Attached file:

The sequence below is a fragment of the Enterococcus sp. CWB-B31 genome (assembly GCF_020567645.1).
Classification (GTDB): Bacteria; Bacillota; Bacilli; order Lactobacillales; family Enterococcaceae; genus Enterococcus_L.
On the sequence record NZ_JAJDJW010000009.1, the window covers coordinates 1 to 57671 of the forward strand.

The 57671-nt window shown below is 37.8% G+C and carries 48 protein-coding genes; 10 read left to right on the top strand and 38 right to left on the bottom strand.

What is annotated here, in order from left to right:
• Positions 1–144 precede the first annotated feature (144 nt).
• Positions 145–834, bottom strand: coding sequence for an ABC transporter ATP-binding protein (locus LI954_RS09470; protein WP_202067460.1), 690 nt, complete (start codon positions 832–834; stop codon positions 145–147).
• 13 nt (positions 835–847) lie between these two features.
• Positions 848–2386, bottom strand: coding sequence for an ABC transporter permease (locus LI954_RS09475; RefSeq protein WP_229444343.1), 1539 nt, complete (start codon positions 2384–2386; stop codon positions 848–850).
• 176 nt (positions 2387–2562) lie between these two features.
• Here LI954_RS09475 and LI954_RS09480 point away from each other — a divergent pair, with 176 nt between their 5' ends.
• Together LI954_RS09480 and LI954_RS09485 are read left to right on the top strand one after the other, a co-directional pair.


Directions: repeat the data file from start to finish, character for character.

The sequence below is a fragment of the Enterococcus sp. CWB-B31 genome (assembly GCF_020567645.1).
Classification (GTDB): Bacteria; Bacillota; Bacilli; order Lactobacillales; family Enterococcaceae; genus Enterococcus_L.
On the sequence record NZ_JAJDJW010000009.1, the window covers coordinates 1 to 57671 of the forward strand.

The 57671-nt window shown below is 37.8% G+C and carries 48 protein-coding genes; 10 read left to right on the top strand and 38 right to left on the bottom strand.

What is annotated here, in order from left to right:
• Positions 1–144 precede the first annotated feature (144 nt).
• Positions 145–834, bottom strand: coding sequence for an ABC transporter ATP-binding protein (locus LI954_RS09470; protein WP_202067460.1), 690 nt, complete (start codon positions 832–834; stop codon positions 145–147).
• 13 nt (positions 835–847) lie between these two features.
• Positions 848–2386, bottom strand: coding sequence for an ABC transporter permease (locus LI954_RS09475; RefSeq protein WP_229444343.1), 1539 nt, complete (start codon positions 2384–2386; stop codon positions 848–850).
• 176 nt (positions 2387–2562) lie between these two features.
• Here LI954_RS09475 and LI954_RS09480 point away from each other — a divergent pair, with 176 nt between their 5' ends.
• Together LI954_RS09480 and LI954_RS09485 are read left to right on the top strand one after the other, a co-directional pair.